South Sanpete ACT scores while below state average, show consistent improvement; DIBELS goals also met
By Lloyd Call
MANTI—The South Sanpete School District board received ACT reports that show that the district’s scores, while slightly below the state average, have been gaining ground over the past five years.
The attached graphic (1) shows that after five years of testing, average composite scores for the state have been between 19.7 and 19.8, and in the district, scores have steadily increased, from 18.9 to 19.6, just below the state. Likewise, graphic (2) shows that the percentage of students meeting three or four benchmarks for the state have remained between 31 and 32, while the district’s scores have shown more improvement, going from 23 to 28 over the last five years.
The other graphics (3,4 and 5) show details of the ACT scores broken down in English, math, reading, science, and then composite scores.
“We have seen consistent increases in the district over the last five years of ACT testing,” said district superintendent Kent Larsen. “ACT scores are used by virtually all colleges in entrance exams.”
Arlene Anderson, district reading director, reported on the last year’s progress in the district reading program. She said the district had two goals last year: for the first grade, increasing the percentage of first grade students proficient on the DIBELS (Dynamic Indicators of Basic Early Literacy Skills) composite by 6 percent, and for second graders, reducing the percentage of students scoring well below benchmark on the DIBELS composite.
By testing students at the beginning of the year, and at the end of the year, and comparing them, the district exceeded both goals. For the first goal with the first graders, they increased 8 percent, and for the second graders, they decreased by 9 percent.
Goals were set for next year, and approved by the board. The goal for first graders is
a further 4 percent increase, and for the second graders, the goal is different this year, focusing on small group testing, to increase proficiency by 25 percent.
“First and second graders proficiency in reading is vital,” said Anderson, “It sets the patterns that will be the foundation for learning for the students’ entire schooling.”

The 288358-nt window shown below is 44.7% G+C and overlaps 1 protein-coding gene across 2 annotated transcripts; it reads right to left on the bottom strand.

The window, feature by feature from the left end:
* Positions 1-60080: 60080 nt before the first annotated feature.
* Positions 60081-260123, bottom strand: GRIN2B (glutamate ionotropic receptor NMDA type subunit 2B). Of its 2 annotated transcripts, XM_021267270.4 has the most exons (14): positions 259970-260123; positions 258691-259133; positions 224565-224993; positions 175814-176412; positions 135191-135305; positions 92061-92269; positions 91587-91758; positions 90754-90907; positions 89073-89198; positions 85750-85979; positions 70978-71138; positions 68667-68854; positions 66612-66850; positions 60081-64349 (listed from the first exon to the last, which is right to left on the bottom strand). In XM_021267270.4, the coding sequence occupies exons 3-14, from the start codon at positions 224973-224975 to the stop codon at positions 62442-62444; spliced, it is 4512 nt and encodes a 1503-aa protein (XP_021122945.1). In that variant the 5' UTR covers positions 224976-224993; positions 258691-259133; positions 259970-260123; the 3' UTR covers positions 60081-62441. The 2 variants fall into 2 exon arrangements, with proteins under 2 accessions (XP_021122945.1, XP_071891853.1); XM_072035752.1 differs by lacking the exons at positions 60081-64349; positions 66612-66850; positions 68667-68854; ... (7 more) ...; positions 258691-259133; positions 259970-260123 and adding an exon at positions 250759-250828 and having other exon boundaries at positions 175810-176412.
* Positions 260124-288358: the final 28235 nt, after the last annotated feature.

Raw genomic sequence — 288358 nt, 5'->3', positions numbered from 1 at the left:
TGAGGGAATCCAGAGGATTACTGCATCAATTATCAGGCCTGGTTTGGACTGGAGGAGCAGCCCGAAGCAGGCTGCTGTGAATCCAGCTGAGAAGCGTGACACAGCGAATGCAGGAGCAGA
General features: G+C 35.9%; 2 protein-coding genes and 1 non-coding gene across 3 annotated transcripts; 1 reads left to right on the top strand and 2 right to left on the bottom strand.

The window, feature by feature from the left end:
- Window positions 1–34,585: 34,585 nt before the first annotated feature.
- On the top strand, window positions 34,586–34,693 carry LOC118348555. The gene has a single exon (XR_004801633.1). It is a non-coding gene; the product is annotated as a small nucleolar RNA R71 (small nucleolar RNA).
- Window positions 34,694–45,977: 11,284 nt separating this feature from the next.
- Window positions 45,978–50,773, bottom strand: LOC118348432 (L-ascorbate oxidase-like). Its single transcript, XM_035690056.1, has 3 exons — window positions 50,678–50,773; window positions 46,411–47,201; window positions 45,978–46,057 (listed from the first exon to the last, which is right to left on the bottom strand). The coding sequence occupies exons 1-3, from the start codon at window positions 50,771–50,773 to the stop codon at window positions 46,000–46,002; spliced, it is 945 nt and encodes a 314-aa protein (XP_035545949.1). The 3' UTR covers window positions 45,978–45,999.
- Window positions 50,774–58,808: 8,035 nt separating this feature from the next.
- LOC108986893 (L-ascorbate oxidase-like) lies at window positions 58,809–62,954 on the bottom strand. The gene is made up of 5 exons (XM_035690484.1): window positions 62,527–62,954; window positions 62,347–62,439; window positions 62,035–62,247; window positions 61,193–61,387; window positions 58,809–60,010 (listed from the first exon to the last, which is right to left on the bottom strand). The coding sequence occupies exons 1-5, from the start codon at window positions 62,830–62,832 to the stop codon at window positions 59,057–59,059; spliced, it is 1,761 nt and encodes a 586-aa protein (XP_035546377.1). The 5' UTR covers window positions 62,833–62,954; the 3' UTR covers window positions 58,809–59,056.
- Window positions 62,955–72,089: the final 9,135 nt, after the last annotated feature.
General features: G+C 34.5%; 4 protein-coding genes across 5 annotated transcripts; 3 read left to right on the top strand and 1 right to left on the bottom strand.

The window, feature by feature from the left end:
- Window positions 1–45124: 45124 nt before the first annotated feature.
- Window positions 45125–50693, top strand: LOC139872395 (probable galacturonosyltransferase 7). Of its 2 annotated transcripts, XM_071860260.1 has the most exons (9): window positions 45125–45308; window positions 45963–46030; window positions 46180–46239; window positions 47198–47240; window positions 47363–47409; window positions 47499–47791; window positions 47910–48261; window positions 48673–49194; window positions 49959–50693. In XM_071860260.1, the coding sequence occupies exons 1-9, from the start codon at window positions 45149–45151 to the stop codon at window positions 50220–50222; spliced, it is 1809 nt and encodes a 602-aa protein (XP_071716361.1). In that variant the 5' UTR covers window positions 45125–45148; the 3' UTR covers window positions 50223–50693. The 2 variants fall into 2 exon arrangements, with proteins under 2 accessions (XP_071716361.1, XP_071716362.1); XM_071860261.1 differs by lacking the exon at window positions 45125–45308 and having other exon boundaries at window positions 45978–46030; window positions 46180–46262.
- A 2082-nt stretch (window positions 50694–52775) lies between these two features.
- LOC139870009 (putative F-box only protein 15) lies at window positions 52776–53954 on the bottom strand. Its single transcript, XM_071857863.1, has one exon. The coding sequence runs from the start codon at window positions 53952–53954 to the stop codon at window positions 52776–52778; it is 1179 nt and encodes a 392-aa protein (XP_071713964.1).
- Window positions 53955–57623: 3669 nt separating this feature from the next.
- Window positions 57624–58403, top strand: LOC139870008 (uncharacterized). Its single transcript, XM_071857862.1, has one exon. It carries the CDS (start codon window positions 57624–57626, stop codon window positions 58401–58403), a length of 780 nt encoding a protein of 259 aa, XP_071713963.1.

Anderson also mentioned that the DIBELS test is being revised, and in future years, will be called the “ACADIENCE” or “DIBELS NEXT” test. The new benchmark level subdivides the At-or-Above Benchmark range of scores into two levels, instead of four. At-or-Above Benchmark scores represent a range of skill levels—from students who have scores just at the benchmark to those who score well above the benchmark. Acadience is not an acronym, it is the name of the company that invented the standard.
Anderson also commented on the district’s UPSTART program, which is an in-home, technology-delivered kindergarten readiness program that gives preschool aged children individualized reading, math and science instruction with a focus on reading.
“We are seeing these young students get a good start on pre-school through UPSTART,” Anderson said, “We encourage all parents to seriously considering enrolling their students before the age of five in this fine program.”
The board also approved a band proposal from Gunnison Valley High School to perform in the 4th of July Gunnison Parade, 23rd of July Centerfield Parade and the 24th of July Mayfield Parade. The Gunnison Valley Middle School Band also got permission for a summer band program.
The Gunnison Valley High School wrestling club made its proposal for its 2019-2020 schedule.
Finally, the school board approved the same certified tax rate as last year, at .009642, at least tentatively, since the state has not yet set up the basic levy.